Brentano's Mind

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Brentano is one of the ‘grandfathers’ of philosophy of mind. His work influenced analytic philosophers like Russell and Chisholm as well as phenomenologists like Husserl and Sartre and continues to shape debates in the philosophy of mind. Brentano made intentionality a central topic in the philosophy of mind by proposing that ‘directedness’ is the mark of the mental. The book’s first part investigates Brentano’s intentionalism and attempts to improve or develop it. I argue that there is no plausible version of this doctrine and reject it in favour of a mark of the mental proposed by Brentano’s student Husserl: mental phenomena have no appearances. The book’s second part develops and defends Brentano’s metaphysics of awareness. Awareness of a mental activity and this mental activity are not distinct mental acts, the first representing the second. They are one and the same activity directed on several objects. Brentano’s basic insight is that intentionality is plural: directedness is always directedness on some objects. I will assess Brentano’s arguments for this view and argue that the plural conception of intentionality solves thorny problems about perceptual consciousness (II.1). I will go on to articulate Brentano’s distinction between awareness and observation in the proposed framework (II.2). In the next part (II.3) I use enjoying an activity as a model for awareness of it and explore the intentionality and nature of pleasure. The book’s final part (II.4) extends the plural view to the conscious mental life of a thinker at a time (the unity of synchronic consciousness): it is one mental act with many objects.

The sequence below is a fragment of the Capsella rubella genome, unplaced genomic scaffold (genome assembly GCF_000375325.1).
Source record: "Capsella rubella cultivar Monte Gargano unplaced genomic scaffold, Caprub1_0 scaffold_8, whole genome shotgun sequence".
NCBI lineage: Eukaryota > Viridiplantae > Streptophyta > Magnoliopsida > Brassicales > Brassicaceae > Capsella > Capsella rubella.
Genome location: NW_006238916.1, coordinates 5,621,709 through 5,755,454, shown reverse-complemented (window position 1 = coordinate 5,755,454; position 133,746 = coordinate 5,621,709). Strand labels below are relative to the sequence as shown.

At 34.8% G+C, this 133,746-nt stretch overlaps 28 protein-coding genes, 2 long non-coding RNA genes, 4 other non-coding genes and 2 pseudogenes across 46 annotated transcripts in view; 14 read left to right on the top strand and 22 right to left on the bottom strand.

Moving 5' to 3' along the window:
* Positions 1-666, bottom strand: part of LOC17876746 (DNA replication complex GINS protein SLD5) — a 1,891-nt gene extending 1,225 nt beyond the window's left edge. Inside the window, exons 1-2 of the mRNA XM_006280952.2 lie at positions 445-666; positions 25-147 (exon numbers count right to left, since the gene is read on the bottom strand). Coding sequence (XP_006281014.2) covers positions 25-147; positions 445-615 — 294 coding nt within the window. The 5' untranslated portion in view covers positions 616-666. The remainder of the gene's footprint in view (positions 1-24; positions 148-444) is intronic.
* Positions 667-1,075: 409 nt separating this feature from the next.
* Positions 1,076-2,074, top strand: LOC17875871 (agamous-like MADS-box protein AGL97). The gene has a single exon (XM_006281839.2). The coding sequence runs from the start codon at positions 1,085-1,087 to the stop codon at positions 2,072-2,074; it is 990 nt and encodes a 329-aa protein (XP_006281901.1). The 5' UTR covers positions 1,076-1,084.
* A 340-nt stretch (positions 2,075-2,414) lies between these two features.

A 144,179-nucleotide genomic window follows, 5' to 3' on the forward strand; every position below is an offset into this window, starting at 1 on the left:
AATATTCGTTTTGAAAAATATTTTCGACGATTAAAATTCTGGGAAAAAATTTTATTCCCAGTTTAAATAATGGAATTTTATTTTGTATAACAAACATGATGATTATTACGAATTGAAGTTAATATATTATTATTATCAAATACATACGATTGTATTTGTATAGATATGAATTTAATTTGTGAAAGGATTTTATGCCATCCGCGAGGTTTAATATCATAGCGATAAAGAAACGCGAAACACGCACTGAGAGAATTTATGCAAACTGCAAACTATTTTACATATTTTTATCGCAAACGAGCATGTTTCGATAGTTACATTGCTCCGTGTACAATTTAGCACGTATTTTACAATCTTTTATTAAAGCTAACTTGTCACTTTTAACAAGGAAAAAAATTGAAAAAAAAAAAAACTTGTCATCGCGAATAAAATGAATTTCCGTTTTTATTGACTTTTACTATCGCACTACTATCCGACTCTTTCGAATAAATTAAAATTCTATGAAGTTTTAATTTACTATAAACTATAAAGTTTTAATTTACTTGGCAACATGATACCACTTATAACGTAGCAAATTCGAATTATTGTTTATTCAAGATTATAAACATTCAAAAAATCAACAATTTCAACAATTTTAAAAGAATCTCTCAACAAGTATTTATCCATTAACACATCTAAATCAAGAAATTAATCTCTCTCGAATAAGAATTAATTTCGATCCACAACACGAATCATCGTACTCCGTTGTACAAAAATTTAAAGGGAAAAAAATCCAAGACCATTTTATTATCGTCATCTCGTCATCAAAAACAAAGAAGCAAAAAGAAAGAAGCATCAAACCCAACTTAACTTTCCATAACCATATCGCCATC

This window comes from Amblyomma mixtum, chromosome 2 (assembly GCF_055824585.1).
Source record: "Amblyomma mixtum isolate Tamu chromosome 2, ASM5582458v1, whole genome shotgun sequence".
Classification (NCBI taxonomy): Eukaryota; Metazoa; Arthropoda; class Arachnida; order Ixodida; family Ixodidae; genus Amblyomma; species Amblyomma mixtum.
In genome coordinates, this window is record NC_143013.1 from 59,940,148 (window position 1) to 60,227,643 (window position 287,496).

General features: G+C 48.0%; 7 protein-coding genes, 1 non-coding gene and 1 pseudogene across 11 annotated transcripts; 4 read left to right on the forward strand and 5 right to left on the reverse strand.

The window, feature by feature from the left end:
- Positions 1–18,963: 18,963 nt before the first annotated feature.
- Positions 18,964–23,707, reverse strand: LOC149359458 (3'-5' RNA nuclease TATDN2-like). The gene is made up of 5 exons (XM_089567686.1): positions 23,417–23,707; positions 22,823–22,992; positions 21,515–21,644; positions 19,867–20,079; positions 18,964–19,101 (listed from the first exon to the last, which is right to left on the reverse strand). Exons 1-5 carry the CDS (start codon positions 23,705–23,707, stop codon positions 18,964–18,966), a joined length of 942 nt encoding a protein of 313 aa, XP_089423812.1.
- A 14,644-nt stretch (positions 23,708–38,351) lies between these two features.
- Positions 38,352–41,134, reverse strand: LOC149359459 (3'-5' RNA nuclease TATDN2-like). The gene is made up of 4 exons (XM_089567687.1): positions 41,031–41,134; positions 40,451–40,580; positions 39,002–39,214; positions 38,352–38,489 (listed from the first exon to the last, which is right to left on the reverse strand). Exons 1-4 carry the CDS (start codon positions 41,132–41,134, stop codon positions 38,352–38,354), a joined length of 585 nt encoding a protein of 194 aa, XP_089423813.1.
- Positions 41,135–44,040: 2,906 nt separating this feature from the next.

Original languageEnglish
PublisherOxford University Press
Number of pages320
ISBN (Print)9780199685479
Publication statusPublished - 17 Aug 2017


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